Most of the people I know are working virtually from home at least part of the time. The more senior you are the more likely you have the authority to decide when and where you work.
I once joked at a seminar that you could roll a bowling ball down the halls of a Big Four firm that shall remain nameless and it wouldn’t hit anyone. That’s how empty the offices and cubicles are.
Working virtually no doubt has its benefits: no long commute on the train, flexible hours, problem solving in your pajamas. It’s gotten so prevalent that companies don’t even have offices for a lot of their staff and do “hoteling.” You call ahead and reserve an office when you absolutely must be there.
So what could be so bad about this? Free at last from suits and ties! The demise of face time!
So, what’s wrong with this picture?
As you were expecting, there is a downside. Those with lots of experience under their belts probably don’t miss the small talk around the water cooler. But for young people starting out, who are still expected to show up every day, this lack of communication with their bosses and other staff can cripple learning.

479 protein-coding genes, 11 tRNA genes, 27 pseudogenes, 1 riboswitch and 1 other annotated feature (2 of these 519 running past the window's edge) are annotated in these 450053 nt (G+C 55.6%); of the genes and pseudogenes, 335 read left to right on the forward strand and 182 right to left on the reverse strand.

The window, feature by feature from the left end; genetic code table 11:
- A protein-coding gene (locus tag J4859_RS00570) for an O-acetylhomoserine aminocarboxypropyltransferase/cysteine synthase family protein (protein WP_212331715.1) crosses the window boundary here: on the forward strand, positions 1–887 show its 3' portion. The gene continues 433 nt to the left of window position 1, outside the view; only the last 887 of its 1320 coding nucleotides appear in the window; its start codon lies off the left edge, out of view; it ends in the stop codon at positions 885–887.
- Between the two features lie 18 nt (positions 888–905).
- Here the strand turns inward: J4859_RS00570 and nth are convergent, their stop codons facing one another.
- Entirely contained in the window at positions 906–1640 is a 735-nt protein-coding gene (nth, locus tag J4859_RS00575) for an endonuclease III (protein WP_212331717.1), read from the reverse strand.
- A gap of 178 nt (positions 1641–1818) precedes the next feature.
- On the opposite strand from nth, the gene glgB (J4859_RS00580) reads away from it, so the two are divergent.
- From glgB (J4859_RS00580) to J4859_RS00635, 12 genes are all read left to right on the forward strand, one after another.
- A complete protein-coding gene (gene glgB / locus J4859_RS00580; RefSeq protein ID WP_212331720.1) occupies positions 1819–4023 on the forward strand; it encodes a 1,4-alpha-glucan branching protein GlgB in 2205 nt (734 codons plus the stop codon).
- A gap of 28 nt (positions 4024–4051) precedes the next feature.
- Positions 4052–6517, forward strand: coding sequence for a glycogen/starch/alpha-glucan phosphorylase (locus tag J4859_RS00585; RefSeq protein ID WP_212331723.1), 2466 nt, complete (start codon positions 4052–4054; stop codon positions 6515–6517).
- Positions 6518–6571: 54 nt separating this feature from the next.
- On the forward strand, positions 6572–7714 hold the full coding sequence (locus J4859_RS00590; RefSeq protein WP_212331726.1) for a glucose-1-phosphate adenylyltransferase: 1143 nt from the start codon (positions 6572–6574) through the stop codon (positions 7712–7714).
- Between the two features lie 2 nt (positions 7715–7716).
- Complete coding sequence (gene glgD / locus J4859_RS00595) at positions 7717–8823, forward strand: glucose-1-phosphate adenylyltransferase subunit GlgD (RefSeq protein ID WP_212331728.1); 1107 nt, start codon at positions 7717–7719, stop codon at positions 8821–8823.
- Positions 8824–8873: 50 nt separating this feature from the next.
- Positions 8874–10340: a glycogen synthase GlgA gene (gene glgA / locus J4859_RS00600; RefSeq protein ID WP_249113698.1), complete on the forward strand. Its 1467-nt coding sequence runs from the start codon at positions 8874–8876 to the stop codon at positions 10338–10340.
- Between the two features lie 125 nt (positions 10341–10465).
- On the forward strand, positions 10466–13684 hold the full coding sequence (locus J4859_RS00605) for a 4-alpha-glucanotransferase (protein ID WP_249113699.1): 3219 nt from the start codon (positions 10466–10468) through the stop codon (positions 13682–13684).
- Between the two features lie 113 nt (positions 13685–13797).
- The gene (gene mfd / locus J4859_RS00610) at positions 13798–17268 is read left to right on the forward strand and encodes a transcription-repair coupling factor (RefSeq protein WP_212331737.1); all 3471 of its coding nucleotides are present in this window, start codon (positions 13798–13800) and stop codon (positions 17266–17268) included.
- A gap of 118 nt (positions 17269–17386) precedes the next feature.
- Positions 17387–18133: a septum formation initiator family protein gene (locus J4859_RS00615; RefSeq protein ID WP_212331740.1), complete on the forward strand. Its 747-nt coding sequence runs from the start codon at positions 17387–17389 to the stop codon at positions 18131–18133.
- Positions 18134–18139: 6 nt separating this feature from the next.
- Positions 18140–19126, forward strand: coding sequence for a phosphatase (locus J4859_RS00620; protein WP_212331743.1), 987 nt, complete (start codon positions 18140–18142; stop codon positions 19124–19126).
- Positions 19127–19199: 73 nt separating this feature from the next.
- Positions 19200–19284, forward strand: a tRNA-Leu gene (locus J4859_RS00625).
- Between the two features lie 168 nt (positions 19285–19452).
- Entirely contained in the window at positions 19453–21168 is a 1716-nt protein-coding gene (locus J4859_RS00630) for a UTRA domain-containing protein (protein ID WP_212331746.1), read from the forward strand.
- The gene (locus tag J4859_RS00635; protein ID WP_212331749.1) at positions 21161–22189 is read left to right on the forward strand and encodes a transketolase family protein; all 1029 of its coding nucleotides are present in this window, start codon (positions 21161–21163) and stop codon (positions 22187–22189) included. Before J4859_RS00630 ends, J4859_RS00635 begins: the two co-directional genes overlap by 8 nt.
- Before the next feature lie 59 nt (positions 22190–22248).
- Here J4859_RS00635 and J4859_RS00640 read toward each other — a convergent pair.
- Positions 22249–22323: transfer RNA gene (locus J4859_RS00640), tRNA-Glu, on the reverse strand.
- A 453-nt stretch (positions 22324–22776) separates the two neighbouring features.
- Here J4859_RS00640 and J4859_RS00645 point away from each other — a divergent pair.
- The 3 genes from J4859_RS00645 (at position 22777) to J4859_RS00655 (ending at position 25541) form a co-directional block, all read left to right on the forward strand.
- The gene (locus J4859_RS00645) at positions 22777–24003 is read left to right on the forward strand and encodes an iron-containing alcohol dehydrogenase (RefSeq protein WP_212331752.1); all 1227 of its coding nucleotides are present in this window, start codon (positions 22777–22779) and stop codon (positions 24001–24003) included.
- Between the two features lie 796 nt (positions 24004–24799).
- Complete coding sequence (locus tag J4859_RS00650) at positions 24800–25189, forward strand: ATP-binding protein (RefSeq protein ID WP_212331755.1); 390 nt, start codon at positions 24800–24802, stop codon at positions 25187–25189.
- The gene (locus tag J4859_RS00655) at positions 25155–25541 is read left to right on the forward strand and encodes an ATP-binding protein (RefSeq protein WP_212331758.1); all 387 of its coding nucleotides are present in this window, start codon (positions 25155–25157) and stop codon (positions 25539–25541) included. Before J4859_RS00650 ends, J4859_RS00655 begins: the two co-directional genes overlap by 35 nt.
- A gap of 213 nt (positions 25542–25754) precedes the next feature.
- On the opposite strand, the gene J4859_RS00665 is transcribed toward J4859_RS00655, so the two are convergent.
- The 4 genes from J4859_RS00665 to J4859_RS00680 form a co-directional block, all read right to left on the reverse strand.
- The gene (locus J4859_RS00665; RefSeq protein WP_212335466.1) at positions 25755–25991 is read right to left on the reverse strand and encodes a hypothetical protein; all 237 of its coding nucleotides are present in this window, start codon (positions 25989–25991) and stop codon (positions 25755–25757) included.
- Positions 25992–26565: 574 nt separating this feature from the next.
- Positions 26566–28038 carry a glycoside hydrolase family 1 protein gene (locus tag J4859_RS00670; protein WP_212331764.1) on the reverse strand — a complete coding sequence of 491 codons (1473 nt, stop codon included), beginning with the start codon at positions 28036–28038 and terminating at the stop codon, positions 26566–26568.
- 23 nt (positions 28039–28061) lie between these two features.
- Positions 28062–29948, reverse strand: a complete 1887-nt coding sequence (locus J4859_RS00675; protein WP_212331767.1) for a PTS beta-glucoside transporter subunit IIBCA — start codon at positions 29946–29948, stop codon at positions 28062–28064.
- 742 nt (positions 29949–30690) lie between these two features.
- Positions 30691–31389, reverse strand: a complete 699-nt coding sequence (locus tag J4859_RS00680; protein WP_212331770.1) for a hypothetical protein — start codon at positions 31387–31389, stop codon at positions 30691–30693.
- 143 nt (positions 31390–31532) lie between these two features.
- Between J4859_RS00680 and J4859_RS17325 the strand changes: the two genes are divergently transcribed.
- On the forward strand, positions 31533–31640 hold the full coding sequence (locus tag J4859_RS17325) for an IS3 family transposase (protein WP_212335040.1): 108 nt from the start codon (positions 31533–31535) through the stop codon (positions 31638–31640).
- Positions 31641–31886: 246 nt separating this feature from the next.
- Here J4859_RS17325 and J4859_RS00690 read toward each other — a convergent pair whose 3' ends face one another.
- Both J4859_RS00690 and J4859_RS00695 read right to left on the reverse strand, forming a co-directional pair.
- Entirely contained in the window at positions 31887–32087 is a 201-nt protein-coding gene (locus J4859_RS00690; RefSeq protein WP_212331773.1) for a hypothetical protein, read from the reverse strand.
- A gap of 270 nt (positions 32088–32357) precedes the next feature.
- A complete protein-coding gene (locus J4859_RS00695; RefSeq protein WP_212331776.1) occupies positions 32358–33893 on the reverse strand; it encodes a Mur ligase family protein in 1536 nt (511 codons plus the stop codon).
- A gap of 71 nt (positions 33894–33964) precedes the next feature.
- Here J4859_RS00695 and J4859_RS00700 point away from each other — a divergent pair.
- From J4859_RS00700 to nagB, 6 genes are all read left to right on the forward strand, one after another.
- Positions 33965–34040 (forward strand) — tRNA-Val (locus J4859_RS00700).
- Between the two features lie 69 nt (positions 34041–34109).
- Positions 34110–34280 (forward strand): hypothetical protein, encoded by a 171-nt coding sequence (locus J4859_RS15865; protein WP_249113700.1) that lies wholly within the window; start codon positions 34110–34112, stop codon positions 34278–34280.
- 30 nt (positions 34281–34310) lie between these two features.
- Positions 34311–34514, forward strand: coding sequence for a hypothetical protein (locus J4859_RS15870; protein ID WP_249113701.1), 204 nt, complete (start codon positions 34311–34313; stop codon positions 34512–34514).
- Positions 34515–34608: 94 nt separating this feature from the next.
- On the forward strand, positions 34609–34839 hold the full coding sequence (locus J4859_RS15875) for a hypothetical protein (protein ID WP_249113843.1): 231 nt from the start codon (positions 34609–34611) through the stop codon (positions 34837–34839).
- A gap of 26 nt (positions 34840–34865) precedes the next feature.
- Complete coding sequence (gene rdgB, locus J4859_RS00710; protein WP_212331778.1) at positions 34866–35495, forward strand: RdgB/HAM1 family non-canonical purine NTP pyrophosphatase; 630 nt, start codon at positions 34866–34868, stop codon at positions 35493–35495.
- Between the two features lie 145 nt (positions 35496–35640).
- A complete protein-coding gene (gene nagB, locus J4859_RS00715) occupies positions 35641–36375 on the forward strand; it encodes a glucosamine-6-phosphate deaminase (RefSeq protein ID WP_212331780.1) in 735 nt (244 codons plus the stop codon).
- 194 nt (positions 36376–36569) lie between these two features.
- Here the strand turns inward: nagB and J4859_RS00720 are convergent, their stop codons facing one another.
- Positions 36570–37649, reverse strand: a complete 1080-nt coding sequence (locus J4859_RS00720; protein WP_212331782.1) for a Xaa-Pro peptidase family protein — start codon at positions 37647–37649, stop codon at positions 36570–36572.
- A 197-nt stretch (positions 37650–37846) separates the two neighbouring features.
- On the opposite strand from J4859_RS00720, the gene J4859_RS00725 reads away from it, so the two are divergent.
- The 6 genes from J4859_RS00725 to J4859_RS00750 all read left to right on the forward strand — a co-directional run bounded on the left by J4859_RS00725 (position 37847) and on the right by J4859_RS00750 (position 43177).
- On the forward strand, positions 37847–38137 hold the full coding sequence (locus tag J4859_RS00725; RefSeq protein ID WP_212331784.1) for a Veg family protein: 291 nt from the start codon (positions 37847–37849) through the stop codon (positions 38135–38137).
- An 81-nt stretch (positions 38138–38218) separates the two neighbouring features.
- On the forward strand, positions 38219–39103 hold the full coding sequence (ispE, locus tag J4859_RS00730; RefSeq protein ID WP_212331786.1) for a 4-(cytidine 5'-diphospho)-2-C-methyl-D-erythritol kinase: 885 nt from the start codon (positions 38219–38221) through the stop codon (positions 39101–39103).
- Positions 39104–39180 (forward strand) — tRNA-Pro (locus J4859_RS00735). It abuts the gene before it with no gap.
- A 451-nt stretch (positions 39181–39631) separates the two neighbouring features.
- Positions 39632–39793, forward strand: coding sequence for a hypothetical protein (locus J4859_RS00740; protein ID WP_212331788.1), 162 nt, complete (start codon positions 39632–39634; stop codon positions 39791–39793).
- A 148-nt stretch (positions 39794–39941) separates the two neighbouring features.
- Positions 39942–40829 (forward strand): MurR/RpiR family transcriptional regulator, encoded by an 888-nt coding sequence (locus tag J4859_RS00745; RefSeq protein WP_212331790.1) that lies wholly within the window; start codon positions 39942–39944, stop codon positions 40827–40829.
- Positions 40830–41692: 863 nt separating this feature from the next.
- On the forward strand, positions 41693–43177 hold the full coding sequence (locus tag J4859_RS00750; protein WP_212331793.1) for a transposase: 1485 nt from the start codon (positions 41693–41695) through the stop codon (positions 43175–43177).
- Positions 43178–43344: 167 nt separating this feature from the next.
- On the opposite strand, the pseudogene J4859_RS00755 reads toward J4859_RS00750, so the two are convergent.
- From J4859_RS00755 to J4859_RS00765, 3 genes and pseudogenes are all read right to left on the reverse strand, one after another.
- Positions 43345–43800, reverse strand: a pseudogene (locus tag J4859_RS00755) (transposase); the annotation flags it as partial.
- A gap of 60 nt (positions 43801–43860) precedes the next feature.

There is book learning and water cooler learning. New professionals are losing out on “learning at the knee” of the people who went before them.
The ability to pop into someone’s office when you’re stuck on something, a shoulder for a virtual cry when everything goes wrong one day, the buzz on the company grapevine that’s passed around to colleagues over paper cups of water – darn it, just the companionship that engenders trust and love. I know that’s a strong word.
Communication and Collaboration
But I can say I really loved some of my co-workers when I was still clocking in at an office. We worked side by side during over-nighters to get out a presentation, and then shared the sheer joy of winning the business and going out to hoist a few in celebration.
Bumping shoulders and clinking glasses is a tribal rite that goes back centuries. It’s a rite that encourages communication and collaboration among the team.
Then there are the intangibles I can’t even articulate that come with being around the people who are pushing the ball up the hill with you to reach the company’s goals. You know, it’s just plain lonely for young people today. There is just some knowledge that you can’t get from Google. The notion of the apprentice is still valid, except now the master is out of the office most of the time. This doesn’t make for a good learning experience.
Is Skype the answer? I don’t think so. You can’t clasp the shoulder of your apprentice with an “atta boy” on Skype. I’m glad I’m not just starting out.